QMUL academic makes TIME's 100 Most Influential People list

An academic from Queen Mary University of London (QMUL) has been named as one of TIME Magazine’s 100 most influential people in the world

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Dr Guillem Anglada-Escudé won the award for his rsearch into exoplanets that could be home to life
Dr Guillem Anglada-Escudé won the award for his rsearch into exoplanets that could be home to life

Dr Guillem Anglada-Escudé from QMUL’s School of Physics and Astronomy was featured on the list’s “pioneers” section, for leading a study that discovered an Earth-size planet orbiting Proxima Centauri, our closest neighbouring star.

The list, now in its fourteenth year, recognises the world’s most influential individuals.

TIME’s editor-in-chief Nancy Gibbs said: “Each year our TIME 100 list lets us step back and measure the forces that move us…. One way or another they each embody a breakthrough: they broke the rules, broke the record, broke the silence, broke the boundaries to reveal what we're capable of.”

Dr Anglada-Escudé was featured along with scientists Michaël Gillon of Belgium’s University of Liège and Natalie Batalha, the current lead scientist for NASA’s Kepler space telescope, for their research into exoplanets - planets orbiting other stars- that could be home to life.

Dr Anglada-Escudé will be talking about his planet-hunting experiences at this year's Garriott Lecture, which is free to attend, at Queen Mary University of London on Wednesday 24 May.   

Pale Red Dot

The discovery, in the journal Nature in August 2016, was the culmination of an inspiring astronomy outreach project called Pale Red Dot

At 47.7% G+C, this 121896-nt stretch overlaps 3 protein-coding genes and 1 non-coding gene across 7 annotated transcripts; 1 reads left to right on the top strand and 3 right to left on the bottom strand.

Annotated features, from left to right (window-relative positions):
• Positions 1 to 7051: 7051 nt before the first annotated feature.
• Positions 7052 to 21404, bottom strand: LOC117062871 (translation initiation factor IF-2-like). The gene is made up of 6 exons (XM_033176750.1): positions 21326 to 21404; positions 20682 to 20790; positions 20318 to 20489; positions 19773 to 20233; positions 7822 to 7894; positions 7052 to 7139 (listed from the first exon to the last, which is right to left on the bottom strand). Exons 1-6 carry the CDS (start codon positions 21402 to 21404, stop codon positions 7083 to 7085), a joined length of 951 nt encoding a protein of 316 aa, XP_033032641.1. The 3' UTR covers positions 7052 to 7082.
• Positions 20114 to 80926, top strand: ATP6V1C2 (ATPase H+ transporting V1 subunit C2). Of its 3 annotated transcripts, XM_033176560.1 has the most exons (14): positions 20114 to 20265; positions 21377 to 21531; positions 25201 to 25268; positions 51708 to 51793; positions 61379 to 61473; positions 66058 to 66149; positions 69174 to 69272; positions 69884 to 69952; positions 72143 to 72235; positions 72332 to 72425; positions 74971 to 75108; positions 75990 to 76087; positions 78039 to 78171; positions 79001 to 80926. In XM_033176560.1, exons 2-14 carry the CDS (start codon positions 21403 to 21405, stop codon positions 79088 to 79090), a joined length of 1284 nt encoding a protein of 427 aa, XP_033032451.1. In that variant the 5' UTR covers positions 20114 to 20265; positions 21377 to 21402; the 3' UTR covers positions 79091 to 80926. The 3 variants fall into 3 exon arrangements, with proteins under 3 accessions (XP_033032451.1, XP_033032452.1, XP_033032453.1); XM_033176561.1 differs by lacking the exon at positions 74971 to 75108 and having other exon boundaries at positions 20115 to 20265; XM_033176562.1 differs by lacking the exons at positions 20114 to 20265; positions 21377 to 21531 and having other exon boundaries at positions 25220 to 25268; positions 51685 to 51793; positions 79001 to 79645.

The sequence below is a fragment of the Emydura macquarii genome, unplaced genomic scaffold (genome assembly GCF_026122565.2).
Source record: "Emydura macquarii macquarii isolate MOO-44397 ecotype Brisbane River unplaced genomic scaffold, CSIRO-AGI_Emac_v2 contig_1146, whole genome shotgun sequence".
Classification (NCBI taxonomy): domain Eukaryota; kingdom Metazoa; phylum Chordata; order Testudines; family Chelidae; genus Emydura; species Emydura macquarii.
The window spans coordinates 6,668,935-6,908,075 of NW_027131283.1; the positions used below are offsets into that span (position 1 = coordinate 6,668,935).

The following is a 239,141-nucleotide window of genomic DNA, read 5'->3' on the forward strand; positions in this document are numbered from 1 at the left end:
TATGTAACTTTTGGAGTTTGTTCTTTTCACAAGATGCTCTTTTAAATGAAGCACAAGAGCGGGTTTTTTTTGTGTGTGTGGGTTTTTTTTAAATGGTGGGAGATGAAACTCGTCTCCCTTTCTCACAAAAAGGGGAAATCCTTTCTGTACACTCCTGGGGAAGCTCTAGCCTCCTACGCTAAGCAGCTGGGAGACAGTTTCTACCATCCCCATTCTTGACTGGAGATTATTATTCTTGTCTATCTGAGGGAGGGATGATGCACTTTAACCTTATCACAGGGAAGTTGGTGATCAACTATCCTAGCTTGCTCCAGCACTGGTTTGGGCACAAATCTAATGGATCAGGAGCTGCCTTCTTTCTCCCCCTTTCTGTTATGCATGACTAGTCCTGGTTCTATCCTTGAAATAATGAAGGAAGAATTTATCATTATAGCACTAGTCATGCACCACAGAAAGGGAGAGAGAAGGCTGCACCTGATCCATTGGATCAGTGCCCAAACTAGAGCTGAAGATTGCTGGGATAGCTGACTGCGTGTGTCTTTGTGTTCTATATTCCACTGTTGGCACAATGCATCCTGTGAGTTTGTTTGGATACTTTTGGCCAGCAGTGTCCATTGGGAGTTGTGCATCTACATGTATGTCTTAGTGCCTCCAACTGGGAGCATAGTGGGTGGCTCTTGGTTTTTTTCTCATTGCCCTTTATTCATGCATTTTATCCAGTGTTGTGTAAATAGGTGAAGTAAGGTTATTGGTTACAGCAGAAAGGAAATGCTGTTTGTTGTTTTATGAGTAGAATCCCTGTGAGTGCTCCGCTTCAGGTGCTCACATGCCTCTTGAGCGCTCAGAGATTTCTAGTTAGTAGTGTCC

Pale Red Dot involved a team of 30 scientists from eight countries. Running for four months, the campaign delivered in partnership with the European Southern Observatory’s (ESO) education and Public Outreach Department, and featured blog posts from leading exoplanet experts and social media updates via Facebook and Twitter.

It used the search for the nearest possible Earth-like planet as a hook to give the public the opportunity to see how science is done in modern observatories, and how teams of different astronomers work together to collect, analyse and interpret data.

Closest planet outside our Solar System

Using facilities operated by ESO and other telescopes, the research reveals a world with a similar mass to Earth orbiting around Proxima Centauri, the closest star to the Solar System.

The planet, called Proxima b, orbits its parent star every 11 days and has a temperature suitable for liquid water to exist on its surface. This rocky world is a little more massive than the Earth, and is the closest planet outside our Solar System.

Planet-hunters use the Doppler Effect, the shift in the star’s light spectrum depending on its velocity, to investigate the properties of exoplanets, such as their masses and periods of orbit.

Careful analysis of the resulting tiny Doppler shifts in this case indicated the presence of a planet with a mass at least 1.3 times that of the Earth, orbiting about 7 million kilometres from Proxima Centauri.

Capturing the public’s imagination

The study received media coverage in all continents, and won a host of awards. The team won the Research Impact category at the Guardian University Awards 2017 for their discovery.

The UK’s Institute of Physics magazine, Physics World, named the discovery of Proxima b one of the top ten breakthroughs in physics in 2016. The research paper was also ranked 38 in a list of the world’s top-100 ‘most-discussed’ journal articles of 2016, known as the ‘Altmetric top 100’. The ranking was awarded to the paper based on the level of interest it has received from international mainstream media, social networks and blogs, Wikipedia, public policy documents, and comments on post-publication peer review forums.

The discovery launched Dr Anglada-Escudé into ' Nature’s 10', an annual list by the journal Nature that highlights researchers from around the globe who have made an impact across a number of scientific fields.

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